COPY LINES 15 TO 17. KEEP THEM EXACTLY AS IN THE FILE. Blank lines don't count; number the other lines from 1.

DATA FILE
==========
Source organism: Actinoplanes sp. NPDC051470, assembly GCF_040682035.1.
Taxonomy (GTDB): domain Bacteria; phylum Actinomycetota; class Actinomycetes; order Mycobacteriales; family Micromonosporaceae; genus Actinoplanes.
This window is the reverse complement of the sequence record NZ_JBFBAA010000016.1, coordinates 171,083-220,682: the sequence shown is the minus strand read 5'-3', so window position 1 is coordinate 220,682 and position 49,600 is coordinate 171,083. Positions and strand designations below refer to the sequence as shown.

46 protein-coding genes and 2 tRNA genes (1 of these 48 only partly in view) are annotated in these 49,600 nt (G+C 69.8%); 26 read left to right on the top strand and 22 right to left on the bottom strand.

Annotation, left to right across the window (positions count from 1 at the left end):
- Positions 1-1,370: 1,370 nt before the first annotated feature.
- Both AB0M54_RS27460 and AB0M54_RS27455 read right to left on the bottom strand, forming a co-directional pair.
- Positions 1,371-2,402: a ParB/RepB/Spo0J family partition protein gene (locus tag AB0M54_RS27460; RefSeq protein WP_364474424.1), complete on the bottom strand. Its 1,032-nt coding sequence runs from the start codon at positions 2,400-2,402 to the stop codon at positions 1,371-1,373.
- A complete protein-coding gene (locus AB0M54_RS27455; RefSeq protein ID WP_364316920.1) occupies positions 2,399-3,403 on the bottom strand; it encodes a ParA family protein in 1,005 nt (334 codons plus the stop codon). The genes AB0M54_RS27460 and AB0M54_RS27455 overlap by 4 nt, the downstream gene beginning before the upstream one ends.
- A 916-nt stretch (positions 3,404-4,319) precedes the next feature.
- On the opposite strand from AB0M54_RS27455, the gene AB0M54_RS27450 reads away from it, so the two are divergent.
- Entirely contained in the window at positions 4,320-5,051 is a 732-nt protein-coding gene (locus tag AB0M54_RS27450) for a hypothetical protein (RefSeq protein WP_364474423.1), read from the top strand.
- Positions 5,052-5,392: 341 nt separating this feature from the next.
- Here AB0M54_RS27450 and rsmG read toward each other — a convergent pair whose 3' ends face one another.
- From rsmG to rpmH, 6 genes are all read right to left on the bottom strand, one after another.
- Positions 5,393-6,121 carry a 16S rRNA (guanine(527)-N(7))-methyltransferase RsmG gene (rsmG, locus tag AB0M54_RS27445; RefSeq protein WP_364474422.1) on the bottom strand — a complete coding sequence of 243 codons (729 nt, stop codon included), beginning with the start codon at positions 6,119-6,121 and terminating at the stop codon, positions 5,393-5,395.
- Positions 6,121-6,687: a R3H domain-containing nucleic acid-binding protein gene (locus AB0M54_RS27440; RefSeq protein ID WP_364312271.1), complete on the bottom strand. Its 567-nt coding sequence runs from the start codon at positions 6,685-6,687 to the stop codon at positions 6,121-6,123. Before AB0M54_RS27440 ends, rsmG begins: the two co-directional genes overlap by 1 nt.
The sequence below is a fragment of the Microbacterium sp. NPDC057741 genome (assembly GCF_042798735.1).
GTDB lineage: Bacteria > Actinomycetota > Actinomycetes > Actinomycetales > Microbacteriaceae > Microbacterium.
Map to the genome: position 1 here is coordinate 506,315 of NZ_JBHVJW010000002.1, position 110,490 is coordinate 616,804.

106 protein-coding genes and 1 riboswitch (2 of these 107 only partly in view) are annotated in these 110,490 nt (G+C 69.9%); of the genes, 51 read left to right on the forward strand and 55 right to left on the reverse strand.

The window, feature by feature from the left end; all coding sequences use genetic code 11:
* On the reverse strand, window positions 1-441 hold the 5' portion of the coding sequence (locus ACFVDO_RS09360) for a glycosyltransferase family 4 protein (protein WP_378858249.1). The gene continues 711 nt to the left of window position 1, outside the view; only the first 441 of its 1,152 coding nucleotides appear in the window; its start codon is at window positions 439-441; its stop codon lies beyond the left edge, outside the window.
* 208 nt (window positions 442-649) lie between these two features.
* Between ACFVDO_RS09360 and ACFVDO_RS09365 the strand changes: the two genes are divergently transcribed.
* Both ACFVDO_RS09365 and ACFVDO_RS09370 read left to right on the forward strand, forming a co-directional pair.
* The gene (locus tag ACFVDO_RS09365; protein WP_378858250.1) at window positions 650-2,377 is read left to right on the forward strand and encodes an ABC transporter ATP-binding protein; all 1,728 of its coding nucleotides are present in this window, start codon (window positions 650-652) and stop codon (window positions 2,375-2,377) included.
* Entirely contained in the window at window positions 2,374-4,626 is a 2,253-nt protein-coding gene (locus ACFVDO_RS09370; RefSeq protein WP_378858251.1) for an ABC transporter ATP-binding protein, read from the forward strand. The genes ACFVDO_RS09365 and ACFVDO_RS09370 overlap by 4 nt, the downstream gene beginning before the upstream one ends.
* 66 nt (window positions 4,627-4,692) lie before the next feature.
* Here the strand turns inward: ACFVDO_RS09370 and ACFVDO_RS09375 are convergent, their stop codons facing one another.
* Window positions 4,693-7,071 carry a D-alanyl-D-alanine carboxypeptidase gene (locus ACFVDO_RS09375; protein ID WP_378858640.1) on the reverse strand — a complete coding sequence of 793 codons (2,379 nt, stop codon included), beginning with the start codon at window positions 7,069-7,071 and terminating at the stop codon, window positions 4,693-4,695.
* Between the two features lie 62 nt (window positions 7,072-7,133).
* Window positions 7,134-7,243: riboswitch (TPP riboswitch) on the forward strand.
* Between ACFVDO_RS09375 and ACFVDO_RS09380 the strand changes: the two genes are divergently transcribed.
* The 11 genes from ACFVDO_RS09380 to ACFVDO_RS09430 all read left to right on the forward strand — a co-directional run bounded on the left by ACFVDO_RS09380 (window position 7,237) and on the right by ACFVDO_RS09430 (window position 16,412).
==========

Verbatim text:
- From rsmG to rpmH, 6 genes are all read right to left on the bottom strand, one after another.
- Positions 5,393-6,121 carry a 16S rRNA (guanine(527)-N(7))-methyltransferase RsmG gene (rsmG, locus tag AB0M54_RS27445; RefSeq protein WP_364474422.1) on the bottom strand — a complete coding sequence of 243 codons (729 nt, stop codon included), beginning with the start codon at positions 6,119-6,121 and terminating at the stop codon, positions 5,393-5,395.
- Positions 6,121-6,687: a R3H domain-containing nucleic acid-binding protein gene (locus AB0M54_RS27440; RefSeq protein ID WP_364312271.1), complete on the bottom strand. Its 567-nt coding sequence runs from the start codon at positions 6,685-6,687 to the stop codon at positions 6,121-6,123. Before AB0M54_RS27440 ends, rsmG begins: the two co-directional genes overlap by 1 nt.